Oops, She Did It Again! FDA Disinvites Another Advisor 2

Today an FDA advisory panel will meet to review the safety of oral contraceptives that contain drospirenone. One person who will not be voting on the panel is Sidney Wolfe, the well known consumer advocate and pharma critic. Wolfe was originally listed as a panel member, but then, only 2 days before the meeting, he was removed from the panel by none other than Janet Woodcock, the imperious director of the FDA’s  Center for Drug Evaluation and Research (CDER). Her reason: Wolfe had an intellectual conflict of interest because he had already said the drug should not be used in his Worst Pills newsletter and website.

After some back and forth, as detailed here, Wolfe will end up taking part in the proceedings, but he will not be able to vote. There are a lot of different issues involved here, many quite complex. But there’s one aspect of the issue that strikes me as quite simple: Woodcock and the FDA had absolutely no justification for removing Wolfe from the panel so shortly before the scheduled meeting. Any concerns about Wolfe should have been thoroughly reviewed and discussed long before, when the FDA first began to assemble the panel. Wolfe is an extremely public figure (some might argue too public), so it would not have been hard to determine if his previous statements made him ineligible to participate.

A similar event occurred two and a half years ago when Sanjay Kaul was removed without explanation from the prasugrel (Efient, Lilly) advisory panel (as recounted here, here, here, and here), provoking considerable controversy and two congressional investigations.

It seems clear to me that once a panel has been chosen and the members invited, only  an extraordinary event or revelation should prompt a last minute change. These last minute shenanigans in the Kaul and Wolfe cases raise the suspicion that people outside the FDA (any guesses?) complained about the presence of panel members they disliked and used their connections to exert influence.

This suspicion appears to be justified. I asked the FDA to explain what happened in the Wolfe case:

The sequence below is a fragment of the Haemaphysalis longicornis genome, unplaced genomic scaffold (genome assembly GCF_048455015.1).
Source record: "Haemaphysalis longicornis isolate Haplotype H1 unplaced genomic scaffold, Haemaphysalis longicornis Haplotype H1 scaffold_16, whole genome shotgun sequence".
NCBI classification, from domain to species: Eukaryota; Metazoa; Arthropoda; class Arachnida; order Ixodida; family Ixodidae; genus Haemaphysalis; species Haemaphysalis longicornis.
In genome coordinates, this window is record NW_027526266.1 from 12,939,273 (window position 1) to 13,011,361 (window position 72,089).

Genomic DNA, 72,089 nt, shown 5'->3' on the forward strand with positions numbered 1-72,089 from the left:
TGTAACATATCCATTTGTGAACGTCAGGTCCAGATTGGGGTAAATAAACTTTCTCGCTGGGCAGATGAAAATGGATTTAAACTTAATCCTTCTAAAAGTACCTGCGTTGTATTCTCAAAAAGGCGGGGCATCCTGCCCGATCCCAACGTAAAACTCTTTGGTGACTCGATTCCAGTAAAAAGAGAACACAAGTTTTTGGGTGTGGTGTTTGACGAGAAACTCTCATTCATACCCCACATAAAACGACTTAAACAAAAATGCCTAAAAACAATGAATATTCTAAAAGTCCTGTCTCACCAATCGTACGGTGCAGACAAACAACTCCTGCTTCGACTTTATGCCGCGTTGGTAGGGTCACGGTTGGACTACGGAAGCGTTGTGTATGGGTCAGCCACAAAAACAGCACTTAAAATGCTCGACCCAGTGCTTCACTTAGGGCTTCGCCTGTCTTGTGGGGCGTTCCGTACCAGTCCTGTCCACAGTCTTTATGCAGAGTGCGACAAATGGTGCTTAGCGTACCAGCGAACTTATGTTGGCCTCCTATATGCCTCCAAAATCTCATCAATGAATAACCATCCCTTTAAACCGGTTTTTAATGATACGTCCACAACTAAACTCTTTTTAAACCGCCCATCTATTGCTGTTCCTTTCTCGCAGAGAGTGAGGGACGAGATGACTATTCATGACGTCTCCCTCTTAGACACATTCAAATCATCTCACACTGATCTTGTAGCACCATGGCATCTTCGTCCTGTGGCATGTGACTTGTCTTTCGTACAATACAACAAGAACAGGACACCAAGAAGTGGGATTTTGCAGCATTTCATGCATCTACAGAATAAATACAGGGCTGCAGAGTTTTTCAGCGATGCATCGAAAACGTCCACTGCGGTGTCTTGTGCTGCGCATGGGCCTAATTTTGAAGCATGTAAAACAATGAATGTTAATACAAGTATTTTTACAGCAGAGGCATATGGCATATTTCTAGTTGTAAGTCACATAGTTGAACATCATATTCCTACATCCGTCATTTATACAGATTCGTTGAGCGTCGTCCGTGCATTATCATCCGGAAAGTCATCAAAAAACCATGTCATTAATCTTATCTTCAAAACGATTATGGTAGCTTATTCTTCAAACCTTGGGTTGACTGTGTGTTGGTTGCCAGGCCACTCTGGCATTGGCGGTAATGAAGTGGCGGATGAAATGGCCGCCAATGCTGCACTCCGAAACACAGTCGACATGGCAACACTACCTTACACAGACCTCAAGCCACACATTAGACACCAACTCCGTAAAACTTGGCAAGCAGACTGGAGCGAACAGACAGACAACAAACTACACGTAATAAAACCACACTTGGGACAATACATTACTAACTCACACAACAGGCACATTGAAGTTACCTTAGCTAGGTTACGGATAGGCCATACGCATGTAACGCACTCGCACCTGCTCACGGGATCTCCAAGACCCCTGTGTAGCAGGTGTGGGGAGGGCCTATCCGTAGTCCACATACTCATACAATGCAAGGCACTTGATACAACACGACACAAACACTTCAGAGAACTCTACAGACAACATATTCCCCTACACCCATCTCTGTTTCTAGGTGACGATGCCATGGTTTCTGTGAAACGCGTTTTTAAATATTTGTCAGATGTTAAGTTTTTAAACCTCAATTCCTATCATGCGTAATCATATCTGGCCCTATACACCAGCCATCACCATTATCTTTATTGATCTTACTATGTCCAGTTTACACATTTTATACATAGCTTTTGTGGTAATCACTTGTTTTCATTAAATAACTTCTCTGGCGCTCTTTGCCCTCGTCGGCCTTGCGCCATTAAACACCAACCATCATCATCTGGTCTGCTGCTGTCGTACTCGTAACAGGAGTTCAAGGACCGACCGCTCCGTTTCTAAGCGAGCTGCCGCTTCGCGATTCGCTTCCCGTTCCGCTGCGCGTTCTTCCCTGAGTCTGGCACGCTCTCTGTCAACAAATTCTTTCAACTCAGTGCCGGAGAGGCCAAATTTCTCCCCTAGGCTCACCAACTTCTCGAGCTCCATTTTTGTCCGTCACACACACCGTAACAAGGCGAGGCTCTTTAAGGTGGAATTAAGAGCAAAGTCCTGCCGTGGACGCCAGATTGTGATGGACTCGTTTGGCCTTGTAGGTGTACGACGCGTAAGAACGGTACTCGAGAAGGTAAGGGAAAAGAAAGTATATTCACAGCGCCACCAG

…the FDA recently became aware of and confirmed that Public Citizen lists Yasmin, Yaz, and other drosperinone-containing products on its “Do Not Use” list and also recommended — in a Public Citizen newsletter “Worst Pills/Best Pills” – that patients not use drosperinone-containing products “due to the increased risks of blood clots.” Dr. Wolfe serves as editor of the “Worst Pills/Best Pills” newsletter. Dr. Wolfe did not disclose this information to the FDA and was therefore previously cleared to participate in the December 8th meeting.

This is the same sequence of events that took place when Kaul was removed from the prasugrel hearing. As eventually became clear, Kaul was disinvited from the meeting after the sponsor (Lilly) complained to FDA officials that Kaul had been critical of prasugrel in the past. So, in essence, Kaul and Wolfe were kicked off an expert panel for being, well, experts. Hmmm.

Ed Silverman and Merrill Goozner have contributed some very thoughtful additions to the conflict of issue discussion. I’d like to ask just one question: do we really want to choose advisory committee panelists who have never expressed opinions about the topics they are reviewing? Are we reaching the point where potential FDA panelists will be required, like Supreme Court nominees, to have avoided any discussion of all important  issues at every point in the past?

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2 comments

  1. Was there anyone on the panel who had previously defended the safety of oral contraceptives that contain drospirenone? If so, should we assume they were not allowed to vote, or is it only those who question the safety of products who aren’t allowed to vote?

  2. Pingback: A Logical Fallacy Affecting Selection of Panelists on an FDA Advisory Committee | Valuable Health

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